He’s got a Best Actor Oscar for playing Idi Amin, he directed Waiting To Exhale, (which arguably is a major reason Tyler Perry has a career at all), and now The Playlist brings us a report on the great Forest Whitaker‘s Louis Armstrong biopic project, which he’ll be working on with Nicholas Pileggi, the writer whose books were the basis for the great mob epics GoodFellas and Casino.
Whitaker’s got a lot of other projects lined up: he’ll direct the belated, on-back-burner sequel to Waiting To Exhale, based on author Terry McMillan‘s follow-up to that novel called Getting To Happy; he’ll direct and act in a personal project, Better Angels… and here is Whitaker on that film:
“I’m gonna direct a movie next year called ’Better Angels,’ which deals with child soldiers in the north of Uganda, and a conflict journalist who enters into this camp. We should be going into pre-production on that in April.” What’s more, he’ll be taking the lead role as well, telling us, “This’ll be the first time I act and direct, the things I’ve directed, I’ve never even done a cameo.”
Still, it’s the long-in-development Louis Armstrong project – once titled Satchmo, Armstrong’s nickname – that will likely have the highest profile, (because as Jenna Maroney pointed out on 30 Rock, the Oscars love dead singers). If not for Armstrong, modern music in general – and specifically jazz – would be very, very different. As trumpet legend Dizzy Gillespie once said of Satch: “No him, no me.” (And in case you’re not a jazz nerd, Gillespie and co-hort Charlie “Yardbird” Parker mentored Miles Davis. So do the math there.)
An early draft of the project by Rain Man scribe Ron Bass was a little too “mythic,” and Whitaker is currently working with Pileggi to bring the man’s life into realistic focus:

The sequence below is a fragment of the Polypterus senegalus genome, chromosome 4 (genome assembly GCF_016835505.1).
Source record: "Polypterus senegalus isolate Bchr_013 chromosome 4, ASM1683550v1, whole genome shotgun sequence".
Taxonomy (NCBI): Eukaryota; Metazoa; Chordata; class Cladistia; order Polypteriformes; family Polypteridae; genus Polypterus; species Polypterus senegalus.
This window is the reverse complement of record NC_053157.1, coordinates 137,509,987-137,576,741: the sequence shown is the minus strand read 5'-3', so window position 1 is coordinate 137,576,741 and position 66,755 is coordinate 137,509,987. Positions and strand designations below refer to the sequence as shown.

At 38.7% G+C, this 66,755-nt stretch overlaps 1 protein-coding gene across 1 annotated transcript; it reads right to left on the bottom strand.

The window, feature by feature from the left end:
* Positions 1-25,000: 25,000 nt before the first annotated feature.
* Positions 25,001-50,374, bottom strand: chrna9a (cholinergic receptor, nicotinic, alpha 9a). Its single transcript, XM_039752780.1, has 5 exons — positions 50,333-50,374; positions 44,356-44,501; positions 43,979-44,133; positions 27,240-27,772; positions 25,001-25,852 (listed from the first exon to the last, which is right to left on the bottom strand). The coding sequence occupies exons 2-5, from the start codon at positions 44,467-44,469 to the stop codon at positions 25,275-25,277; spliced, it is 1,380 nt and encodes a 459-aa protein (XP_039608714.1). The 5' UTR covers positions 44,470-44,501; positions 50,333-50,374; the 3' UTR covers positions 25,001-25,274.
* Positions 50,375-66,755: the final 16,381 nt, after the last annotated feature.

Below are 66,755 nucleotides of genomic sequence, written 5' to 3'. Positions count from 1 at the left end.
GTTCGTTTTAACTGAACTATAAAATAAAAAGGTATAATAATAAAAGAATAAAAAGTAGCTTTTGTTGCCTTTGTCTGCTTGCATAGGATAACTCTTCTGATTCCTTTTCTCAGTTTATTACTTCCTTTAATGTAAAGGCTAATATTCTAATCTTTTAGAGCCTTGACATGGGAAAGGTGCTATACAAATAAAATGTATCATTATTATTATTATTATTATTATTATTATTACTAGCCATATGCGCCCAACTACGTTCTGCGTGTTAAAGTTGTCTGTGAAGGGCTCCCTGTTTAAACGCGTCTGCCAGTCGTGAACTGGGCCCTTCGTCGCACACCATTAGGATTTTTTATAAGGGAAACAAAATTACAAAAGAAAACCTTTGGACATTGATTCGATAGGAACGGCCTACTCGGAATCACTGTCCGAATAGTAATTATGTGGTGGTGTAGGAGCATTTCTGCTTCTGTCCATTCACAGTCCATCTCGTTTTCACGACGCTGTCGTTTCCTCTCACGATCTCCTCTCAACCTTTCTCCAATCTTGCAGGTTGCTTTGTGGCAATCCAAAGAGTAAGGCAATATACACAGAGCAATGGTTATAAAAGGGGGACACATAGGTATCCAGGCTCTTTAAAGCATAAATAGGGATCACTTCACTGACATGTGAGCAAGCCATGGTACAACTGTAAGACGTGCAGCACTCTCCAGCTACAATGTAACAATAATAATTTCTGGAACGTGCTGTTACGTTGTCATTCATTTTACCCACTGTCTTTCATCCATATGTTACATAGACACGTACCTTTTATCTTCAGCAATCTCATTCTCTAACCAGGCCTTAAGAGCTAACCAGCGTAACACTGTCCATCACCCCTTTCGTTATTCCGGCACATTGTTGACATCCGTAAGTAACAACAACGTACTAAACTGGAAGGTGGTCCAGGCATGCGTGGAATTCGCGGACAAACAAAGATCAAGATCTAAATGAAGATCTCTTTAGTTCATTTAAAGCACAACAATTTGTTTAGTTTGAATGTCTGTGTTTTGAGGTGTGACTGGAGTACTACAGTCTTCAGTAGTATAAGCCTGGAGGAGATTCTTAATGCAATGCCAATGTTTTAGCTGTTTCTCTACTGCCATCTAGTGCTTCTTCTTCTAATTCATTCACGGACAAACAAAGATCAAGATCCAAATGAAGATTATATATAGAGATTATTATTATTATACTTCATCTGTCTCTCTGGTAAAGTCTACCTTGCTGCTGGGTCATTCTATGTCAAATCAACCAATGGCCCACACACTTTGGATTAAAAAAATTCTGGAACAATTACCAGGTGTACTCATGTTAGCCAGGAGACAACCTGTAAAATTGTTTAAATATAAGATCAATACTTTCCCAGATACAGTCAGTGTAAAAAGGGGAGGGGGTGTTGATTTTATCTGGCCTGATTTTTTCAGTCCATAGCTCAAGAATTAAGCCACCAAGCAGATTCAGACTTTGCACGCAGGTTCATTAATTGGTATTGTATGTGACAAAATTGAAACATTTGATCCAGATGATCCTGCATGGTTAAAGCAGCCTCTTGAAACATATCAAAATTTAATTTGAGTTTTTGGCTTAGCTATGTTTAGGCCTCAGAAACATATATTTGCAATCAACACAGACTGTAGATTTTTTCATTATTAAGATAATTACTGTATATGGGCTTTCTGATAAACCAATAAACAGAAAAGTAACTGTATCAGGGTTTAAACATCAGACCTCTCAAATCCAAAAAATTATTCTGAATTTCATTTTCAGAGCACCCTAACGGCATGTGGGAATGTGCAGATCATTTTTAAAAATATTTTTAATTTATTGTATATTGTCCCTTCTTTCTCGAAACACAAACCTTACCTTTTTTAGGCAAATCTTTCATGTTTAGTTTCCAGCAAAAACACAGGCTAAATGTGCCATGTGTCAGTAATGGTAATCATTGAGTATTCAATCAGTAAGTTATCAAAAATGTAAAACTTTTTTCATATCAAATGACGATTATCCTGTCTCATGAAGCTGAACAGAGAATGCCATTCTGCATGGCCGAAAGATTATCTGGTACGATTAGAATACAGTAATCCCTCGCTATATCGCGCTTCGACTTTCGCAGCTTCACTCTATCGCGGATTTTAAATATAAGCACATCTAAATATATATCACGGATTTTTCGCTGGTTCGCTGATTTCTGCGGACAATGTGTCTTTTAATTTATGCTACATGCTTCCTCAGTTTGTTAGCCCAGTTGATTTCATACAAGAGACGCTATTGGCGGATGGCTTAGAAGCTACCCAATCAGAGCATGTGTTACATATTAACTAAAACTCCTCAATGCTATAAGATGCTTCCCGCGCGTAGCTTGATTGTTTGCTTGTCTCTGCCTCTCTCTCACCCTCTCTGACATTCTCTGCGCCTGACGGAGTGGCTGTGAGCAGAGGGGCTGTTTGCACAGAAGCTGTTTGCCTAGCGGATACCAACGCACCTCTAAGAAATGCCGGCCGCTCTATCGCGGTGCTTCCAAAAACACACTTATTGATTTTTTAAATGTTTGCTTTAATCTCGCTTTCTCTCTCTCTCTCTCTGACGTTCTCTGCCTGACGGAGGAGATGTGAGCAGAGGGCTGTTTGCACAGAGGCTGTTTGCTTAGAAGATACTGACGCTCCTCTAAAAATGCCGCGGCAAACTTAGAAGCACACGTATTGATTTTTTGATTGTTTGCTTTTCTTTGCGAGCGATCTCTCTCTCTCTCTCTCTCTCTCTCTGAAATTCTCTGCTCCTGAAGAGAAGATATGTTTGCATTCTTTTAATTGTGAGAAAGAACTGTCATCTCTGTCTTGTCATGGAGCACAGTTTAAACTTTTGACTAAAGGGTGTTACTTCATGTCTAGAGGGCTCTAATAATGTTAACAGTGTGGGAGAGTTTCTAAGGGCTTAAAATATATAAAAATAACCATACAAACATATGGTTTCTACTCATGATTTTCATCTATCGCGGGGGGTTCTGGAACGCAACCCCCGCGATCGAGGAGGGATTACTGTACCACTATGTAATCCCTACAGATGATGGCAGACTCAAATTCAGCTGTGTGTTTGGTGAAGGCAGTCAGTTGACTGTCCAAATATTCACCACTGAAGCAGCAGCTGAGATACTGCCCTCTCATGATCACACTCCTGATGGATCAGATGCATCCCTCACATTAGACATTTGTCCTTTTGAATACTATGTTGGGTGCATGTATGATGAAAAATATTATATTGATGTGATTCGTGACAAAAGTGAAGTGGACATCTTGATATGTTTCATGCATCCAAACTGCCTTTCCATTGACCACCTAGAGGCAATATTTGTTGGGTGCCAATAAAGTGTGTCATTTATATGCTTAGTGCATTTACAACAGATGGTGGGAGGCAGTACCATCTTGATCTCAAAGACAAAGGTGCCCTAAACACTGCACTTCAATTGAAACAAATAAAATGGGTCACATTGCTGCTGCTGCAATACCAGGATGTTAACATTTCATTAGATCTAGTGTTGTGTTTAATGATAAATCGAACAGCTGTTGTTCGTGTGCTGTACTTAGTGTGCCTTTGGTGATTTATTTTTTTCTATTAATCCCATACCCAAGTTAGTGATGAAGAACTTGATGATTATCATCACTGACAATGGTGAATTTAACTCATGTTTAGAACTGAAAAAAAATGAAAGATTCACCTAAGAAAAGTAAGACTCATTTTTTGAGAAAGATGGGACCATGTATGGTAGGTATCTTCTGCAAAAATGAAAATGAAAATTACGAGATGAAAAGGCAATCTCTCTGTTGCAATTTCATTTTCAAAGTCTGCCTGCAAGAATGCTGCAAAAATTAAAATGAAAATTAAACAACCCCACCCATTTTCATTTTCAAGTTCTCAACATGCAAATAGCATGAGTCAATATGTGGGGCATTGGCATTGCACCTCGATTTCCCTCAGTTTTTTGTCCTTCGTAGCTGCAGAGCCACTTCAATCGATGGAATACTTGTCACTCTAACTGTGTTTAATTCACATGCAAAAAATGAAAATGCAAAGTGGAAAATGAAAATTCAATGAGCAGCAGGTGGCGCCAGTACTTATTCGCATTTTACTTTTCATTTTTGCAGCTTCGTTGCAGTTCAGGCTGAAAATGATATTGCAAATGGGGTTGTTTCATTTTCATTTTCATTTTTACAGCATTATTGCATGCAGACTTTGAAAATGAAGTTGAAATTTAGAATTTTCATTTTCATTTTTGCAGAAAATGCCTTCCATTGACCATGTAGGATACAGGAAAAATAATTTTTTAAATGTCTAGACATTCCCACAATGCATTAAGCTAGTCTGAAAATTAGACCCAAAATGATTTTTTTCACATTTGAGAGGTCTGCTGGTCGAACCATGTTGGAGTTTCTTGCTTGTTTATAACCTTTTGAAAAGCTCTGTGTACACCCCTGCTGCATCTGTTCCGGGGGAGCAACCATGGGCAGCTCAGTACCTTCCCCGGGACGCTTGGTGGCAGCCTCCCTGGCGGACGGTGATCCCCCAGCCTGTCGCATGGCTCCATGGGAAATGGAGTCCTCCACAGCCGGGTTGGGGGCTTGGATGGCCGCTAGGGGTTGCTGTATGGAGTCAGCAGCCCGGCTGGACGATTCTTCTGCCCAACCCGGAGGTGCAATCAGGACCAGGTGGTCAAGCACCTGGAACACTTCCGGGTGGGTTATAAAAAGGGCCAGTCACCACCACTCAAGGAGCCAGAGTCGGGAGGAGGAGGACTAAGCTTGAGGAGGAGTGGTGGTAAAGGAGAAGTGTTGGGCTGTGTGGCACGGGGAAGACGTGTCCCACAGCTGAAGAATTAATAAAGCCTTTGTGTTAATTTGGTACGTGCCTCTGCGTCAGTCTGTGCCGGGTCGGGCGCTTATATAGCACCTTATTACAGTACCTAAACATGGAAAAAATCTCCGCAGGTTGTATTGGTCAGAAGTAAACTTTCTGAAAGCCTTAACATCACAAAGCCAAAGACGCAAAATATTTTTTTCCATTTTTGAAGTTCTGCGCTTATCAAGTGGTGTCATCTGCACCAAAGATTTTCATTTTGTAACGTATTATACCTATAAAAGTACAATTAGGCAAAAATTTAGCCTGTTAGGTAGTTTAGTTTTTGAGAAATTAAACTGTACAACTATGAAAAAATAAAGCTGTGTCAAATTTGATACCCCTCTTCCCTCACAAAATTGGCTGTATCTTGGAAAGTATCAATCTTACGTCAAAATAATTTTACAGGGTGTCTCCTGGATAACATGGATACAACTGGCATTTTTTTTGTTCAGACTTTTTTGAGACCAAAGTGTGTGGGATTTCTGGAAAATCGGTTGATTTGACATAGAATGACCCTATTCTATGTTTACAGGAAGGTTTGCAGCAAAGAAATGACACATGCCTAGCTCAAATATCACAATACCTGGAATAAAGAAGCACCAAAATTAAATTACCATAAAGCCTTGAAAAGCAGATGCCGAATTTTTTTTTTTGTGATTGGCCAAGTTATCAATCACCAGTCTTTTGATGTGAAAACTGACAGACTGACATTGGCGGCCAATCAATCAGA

“We’re trying to narrow it down, the first draft was told mythically, more like a fairy tale. All the facts were there, but sometime 5-year-old Louis would break out in song as the old Louis, as he walked through the streets. It’s not your realistic biopic.”
Whitaker also confirmed that he’ll be starring as the legendary Armstrong, but he won’t be pulling a Jamie Foxx: ”I”m not going to sing,” he says. “I’m just going to use his voice. It’s too iconic.”
Armstrong had his problems – with depression and notably with his weight, and he was known to try to control his binge eating with various “diet remedies” which were essentially early 20th-century forms of speed. Still, Whitaker insists the man loved life, and his story is essentially a positive one.
While these musician biopics tend to follow each other in banal, formulaic plot patterns (see Ray and Walk The Line), the fact that Pileggi is on the project gives me hope – as does the the news that Whitaker asked for script notes from Clint Eastwood. Why? Eastwood directed Whitaker’s brilliant performance as Charlie Parker himself in 1988′s Bird - one of the greatest and most overlooked film in either artist’s canon.
I know most of the world doesn’t give much of a fuck about jazz anymore, but Louis Armstrong’s legacy and career kicked down a lot of racial barriers for entertainers in this country – but by no means all of them. Look for the film sometime in 2013.
In the meantime, Whitaker will be seen in a supporting role opposite Arnold Schwarzenegger in the latter’s action comeback vehicle The Last Stand in early 2013. So get excited for that. Or don’t.
What do you think of Forest Whitaker as Louis Armstrong?
Welcome to the latest episode of our official podcast, The Film Stage Show. This week, TFS’ Dan Mecca, writer Danny King and I briefly discuss Ivan Reitman‘s Draft Day, starring Kevin Costner, before diving into a feature review of Jonathan Glazer’s sci-fi drama Under the Skin, starring Scarlett Johansson. Following that, we take a look at the films coming to [...]
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With a seemingly endless amount of streaming options — not only the titles at our disposal, but services themselves — we believe it’s our duty to highlight the recent, recommended titles that have recently hit the interwebs. Every week, one will be able to see the cream of the crop (or perhaps some simply interesting picks) of [...]
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